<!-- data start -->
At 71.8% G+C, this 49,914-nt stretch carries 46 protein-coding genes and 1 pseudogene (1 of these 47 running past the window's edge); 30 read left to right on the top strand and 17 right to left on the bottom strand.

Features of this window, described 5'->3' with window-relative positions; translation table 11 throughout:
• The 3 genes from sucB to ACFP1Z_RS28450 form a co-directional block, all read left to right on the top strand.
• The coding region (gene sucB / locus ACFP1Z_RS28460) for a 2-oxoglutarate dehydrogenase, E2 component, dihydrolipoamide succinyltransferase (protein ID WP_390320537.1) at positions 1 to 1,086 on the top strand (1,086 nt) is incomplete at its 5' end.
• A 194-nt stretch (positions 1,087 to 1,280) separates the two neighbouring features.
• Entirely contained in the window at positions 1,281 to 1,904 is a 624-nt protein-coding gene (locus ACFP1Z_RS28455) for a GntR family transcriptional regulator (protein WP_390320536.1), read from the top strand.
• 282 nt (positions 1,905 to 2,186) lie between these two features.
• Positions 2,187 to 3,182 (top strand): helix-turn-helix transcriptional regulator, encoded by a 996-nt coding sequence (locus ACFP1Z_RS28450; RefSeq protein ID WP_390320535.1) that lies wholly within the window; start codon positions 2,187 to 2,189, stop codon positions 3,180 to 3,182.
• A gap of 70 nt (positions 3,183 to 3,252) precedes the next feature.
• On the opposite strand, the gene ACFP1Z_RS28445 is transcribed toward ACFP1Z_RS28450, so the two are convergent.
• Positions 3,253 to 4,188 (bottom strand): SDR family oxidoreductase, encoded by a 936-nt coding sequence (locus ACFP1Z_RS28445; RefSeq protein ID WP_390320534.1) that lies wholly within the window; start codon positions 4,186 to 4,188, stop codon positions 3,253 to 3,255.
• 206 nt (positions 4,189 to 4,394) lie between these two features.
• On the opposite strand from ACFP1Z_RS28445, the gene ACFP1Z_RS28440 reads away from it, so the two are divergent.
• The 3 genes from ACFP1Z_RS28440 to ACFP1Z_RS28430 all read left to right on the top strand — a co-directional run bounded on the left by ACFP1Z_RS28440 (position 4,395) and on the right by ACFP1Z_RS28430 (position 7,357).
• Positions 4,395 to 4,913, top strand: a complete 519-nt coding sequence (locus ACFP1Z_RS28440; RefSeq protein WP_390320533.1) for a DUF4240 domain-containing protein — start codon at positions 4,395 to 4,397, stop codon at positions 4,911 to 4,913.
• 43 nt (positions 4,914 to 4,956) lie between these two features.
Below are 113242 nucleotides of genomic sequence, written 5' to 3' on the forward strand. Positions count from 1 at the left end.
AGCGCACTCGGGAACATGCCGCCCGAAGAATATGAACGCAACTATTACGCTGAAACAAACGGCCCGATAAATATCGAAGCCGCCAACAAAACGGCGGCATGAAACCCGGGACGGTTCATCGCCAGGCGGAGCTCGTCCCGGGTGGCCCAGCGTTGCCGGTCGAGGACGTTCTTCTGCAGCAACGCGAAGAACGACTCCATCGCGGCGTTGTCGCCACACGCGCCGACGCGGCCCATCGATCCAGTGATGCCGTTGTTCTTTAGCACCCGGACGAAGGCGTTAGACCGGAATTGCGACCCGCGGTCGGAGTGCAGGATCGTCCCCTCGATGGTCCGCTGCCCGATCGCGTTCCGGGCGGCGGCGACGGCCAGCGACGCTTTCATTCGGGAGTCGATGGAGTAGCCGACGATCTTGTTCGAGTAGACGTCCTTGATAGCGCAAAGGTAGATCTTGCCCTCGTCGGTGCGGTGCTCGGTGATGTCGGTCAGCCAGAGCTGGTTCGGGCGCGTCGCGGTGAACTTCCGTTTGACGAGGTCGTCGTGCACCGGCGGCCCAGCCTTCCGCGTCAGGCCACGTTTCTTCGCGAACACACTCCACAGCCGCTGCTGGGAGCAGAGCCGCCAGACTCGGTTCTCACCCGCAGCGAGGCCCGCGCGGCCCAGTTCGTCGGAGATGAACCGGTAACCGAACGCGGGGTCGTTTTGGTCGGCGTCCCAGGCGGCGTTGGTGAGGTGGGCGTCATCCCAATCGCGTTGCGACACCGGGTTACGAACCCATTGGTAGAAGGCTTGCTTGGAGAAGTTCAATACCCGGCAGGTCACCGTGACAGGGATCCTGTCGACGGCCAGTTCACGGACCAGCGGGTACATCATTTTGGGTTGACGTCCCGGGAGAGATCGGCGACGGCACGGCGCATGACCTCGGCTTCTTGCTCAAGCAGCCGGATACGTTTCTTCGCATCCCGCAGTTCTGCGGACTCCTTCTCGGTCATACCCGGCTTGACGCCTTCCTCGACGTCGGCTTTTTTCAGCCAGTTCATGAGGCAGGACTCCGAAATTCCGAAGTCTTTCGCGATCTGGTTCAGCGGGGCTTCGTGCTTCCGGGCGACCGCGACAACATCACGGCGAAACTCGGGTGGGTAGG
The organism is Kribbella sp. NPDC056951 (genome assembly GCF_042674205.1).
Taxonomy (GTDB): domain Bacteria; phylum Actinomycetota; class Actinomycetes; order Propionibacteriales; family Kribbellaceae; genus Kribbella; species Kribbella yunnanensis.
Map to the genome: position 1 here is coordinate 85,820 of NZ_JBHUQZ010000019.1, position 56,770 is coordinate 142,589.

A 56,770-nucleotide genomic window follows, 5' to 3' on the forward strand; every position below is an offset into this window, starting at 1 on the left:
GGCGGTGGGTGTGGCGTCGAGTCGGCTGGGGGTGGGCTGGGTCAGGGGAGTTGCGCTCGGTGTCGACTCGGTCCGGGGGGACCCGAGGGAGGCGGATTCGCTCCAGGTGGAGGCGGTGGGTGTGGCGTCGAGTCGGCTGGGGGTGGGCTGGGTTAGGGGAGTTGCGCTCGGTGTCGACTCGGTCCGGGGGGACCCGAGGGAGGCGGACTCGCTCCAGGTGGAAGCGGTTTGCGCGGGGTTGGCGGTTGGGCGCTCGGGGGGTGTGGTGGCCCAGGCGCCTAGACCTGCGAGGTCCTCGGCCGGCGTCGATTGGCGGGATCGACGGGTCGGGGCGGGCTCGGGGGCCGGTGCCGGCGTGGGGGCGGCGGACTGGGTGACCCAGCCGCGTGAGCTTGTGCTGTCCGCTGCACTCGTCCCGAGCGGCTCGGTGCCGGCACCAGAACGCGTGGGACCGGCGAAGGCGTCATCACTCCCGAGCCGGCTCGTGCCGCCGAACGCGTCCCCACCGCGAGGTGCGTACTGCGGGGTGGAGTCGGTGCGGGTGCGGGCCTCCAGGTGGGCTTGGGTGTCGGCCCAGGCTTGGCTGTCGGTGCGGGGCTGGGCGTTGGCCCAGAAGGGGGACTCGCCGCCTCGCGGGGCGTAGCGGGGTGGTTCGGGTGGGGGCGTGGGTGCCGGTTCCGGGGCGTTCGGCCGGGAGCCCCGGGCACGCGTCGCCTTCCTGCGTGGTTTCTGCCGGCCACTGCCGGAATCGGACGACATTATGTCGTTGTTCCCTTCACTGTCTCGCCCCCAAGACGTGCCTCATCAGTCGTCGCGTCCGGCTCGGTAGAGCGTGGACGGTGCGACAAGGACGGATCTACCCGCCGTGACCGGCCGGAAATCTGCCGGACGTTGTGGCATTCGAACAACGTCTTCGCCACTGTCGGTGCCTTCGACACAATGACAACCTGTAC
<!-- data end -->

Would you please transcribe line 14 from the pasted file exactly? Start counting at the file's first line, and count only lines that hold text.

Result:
• The 3 genes from ACFP1Z_RS28440 to ACFP1Z_RS28430 all read left to right on the top strand — a co-directional run bounded on the left by ACFP1Z_RS28440 (position 4,395) and on the right by ACFP1Z_RS28430 (position 7,357).